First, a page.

On 4/24/2012 1:03 PM, David Nyman wrote:
On 24 April 2012 20:07, Craig Weinberg<whatsons...@gmail.com>  wrote:

I still don't see how calling it a mirage or illusion gets around the hard
problem at all. A mirage to whom? Why or how is it there at all? For
me the issue was never the veracity of the content of consciousness
compared to external measurements, it is that there can be any content
in the first place.
Yes, but her position is that empirical science has no purchase on the
latter question (that's why it's Hard), but may be able to make
progress on correlating brain activity with conscious states, and in
the process perhaps re-describe either or both sides of the coin in
helpful ways.  I recently read an interesting interview with Patricia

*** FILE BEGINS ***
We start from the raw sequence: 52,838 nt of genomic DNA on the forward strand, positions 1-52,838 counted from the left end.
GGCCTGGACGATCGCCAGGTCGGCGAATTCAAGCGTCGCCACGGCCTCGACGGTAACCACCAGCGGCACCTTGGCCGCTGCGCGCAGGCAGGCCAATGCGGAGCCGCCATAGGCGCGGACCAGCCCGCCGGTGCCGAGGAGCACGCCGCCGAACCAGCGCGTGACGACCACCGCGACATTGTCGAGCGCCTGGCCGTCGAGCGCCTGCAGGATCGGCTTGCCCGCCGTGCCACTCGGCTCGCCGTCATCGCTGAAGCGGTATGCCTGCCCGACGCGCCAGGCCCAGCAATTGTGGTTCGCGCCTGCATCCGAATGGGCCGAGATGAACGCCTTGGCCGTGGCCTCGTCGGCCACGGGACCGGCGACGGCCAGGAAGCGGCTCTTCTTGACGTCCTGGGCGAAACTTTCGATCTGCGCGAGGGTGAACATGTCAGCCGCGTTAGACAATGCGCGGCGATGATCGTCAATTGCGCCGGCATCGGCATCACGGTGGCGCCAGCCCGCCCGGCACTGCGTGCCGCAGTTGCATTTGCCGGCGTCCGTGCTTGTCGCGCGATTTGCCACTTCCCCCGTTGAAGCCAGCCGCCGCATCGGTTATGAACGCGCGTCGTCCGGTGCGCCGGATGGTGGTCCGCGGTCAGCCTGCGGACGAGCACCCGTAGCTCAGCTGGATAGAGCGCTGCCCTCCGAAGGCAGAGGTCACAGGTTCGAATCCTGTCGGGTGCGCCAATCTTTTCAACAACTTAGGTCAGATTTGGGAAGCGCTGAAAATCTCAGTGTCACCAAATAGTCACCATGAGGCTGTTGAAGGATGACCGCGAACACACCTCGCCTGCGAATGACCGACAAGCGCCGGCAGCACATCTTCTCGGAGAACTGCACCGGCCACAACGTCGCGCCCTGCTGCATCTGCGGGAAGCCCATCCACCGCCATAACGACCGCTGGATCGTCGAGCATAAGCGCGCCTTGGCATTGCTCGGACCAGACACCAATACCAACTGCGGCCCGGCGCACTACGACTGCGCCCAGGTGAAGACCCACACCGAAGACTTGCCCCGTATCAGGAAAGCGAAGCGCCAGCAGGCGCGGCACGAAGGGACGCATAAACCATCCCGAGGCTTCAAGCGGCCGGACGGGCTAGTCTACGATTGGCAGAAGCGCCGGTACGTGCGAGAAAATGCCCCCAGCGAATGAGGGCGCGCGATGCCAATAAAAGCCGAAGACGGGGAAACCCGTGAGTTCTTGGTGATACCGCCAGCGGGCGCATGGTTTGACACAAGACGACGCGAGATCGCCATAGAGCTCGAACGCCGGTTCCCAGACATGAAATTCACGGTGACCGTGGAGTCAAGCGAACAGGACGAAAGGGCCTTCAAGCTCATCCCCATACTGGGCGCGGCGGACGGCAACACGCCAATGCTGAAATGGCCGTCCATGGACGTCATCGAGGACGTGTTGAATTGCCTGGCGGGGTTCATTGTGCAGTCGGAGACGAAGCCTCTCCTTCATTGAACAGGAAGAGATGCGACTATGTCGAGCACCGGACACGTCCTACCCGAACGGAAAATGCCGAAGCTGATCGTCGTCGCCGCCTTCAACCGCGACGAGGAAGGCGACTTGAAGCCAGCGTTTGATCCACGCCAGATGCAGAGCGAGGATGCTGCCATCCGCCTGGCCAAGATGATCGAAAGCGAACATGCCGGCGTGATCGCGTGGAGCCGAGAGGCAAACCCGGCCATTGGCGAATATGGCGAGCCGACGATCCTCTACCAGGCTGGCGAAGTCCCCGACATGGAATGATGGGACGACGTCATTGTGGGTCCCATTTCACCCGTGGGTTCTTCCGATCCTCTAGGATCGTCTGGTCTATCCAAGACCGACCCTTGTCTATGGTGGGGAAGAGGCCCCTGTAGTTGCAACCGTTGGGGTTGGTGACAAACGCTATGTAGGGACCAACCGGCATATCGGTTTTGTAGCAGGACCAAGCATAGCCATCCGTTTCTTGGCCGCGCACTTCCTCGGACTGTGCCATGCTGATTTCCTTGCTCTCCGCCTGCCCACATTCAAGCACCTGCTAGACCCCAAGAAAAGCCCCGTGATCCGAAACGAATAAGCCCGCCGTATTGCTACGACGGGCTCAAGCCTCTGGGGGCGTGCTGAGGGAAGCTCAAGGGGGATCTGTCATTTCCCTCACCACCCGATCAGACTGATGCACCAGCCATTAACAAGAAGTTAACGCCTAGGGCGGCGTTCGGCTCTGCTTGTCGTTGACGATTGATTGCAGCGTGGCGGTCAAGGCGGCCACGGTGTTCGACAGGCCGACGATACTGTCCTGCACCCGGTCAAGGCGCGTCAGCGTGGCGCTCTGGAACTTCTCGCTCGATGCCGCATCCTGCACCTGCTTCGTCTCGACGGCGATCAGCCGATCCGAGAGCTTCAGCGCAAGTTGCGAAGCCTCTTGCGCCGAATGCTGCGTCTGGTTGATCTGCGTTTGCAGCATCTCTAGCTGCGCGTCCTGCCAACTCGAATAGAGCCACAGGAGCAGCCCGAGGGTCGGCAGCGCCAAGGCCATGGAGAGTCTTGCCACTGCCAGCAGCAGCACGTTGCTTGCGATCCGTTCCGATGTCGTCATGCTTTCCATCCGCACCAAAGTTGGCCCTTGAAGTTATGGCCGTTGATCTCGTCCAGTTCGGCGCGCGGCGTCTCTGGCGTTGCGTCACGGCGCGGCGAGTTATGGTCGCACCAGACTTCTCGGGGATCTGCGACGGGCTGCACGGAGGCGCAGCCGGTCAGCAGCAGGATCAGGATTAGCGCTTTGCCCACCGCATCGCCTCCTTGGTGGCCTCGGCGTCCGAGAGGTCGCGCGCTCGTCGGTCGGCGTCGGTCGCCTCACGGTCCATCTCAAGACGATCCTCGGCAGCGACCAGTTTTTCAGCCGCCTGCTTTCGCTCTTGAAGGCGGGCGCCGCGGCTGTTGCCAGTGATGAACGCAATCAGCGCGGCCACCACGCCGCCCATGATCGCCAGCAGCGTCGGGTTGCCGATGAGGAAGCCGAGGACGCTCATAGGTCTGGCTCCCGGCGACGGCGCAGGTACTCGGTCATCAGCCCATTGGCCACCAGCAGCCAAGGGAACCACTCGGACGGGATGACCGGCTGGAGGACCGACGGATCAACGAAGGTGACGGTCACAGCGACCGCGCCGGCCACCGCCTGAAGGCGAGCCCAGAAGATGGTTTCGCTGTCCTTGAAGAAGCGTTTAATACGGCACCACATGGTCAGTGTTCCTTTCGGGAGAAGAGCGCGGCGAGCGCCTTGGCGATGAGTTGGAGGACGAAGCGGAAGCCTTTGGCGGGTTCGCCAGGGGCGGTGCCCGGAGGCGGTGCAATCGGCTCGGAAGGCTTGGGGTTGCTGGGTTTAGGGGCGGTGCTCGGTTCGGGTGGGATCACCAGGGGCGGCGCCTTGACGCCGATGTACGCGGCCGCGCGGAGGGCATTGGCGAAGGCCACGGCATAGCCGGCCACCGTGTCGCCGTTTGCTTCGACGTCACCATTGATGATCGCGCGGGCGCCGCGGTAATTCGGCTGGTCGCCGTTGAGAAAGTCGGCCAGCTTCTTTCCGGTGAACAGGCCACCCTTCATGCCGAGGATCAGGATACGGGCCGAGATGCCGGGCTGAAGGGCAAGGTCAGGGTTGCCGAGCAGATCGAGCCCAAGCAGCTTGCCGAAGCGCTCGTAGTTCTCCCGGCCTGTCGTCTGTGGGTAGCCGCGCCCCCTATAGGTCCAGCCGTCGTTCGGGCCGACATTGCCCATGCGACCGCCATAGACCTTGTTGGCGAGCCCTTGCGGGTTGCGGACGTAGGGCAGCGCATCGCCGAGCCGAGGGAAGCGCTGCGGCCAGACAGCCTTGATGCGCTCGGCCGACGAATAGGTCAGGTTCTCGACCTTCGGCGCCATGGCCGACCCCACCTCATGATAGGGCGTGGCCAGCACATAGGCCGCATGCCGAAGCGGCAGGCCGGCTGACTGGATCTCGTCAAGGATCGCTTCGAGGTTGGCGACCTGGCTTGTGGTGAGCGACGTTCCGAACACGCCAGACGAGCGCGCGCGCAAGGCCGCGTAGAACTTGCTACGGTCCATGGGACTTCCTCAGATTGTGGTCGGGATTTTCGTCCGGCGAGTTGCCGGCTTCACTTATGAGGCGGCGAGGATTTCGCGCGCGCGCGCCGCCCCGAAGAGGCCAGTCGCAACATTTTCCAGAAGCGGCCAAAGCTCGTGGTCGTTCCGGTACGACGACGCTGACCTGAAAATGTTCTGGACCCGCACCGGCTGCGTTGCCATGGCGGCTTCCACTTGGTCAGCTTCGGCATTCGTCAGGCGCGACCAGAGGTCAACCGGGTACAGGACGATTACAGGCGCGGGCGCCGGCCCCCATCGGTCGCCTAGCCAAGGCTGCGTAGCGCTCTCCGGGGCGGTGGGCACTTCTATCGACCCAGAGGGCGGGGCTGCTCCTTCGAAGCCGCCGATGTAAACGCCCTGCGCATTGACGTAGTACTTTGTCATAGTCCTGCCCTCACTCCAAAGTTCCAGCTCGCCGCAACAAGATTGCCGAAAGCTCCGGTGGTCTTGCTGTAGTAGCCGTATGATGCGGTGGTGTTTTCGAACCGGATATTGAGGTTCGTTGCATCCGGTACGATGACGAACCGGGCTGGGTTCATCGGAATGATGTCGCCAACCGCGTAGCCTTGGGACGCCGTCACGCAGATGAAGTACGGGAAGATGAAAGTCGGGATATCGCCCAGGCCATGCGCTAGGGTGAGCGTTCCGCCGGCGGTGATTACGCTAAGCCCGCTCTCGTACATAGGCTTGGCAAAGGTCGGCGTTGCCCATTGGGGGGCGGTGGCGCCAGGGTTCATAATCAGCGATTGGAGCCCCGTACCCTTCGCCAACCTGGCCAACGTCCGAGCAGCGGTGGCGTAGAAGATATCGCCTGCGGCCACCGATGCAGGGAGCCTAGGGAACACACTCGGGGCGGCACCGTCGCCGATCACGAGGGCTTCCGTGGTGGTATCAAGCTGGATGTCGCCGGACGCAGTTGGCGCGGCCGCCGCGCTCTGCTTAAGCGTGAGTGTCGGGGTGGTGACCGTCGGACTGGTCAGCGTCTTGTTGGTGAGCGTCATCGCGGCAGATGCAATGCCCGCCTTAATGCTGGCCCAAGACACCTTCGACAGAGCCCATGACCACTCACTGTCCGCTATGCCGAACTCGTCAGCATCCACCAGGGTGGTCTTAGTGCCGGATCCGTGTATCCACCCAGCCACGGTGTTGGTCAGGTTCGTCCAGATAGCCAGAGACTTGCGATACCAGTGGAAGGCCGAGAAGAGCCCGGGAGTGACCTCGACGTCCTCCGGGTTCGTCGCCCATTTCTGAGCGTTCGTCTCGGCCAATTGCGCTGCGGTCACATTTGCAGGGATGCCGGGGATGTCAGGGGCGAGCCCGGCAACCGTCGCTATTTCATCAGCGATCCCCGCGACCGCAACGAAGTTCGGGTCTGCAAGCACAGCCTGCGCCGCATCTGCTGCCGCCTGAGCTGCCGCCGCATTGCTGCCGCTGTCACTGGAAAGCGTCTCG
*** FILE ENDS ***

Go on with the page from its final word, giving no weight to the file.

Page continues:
Churchland - pretty much universally regarded as the High Priestess of
Denialism with respect to consciousness - and she vigorously rejected
the idea that she had ever sought to do any such thing.  In fact, she
and Paul now regret ever adopting the sobriquet "eliminative
materialism", which she attributes to Richard Rorty (a bloody
philosopher!).  Again, the Churchlands' project, like Blakemore's, is
correlation and categorisation, not metaphysics.  Trouble is, as you
say, if you've got Deepak Chopra in the other chair, the conversation
is apt to get somewhat polarised.  But, political posturing aside,
away from the public gaze there is often lot more doubt than the
slogans would suggest.


As I've posted before, when we know how look at a brain and infer what it's thinking and we know how to build a brain that behaves as we want, in other words when we can do consciousness engineering, the "hard problem" will be bypassed as a metaphysical non-question, like "Where did the elan vital go?"


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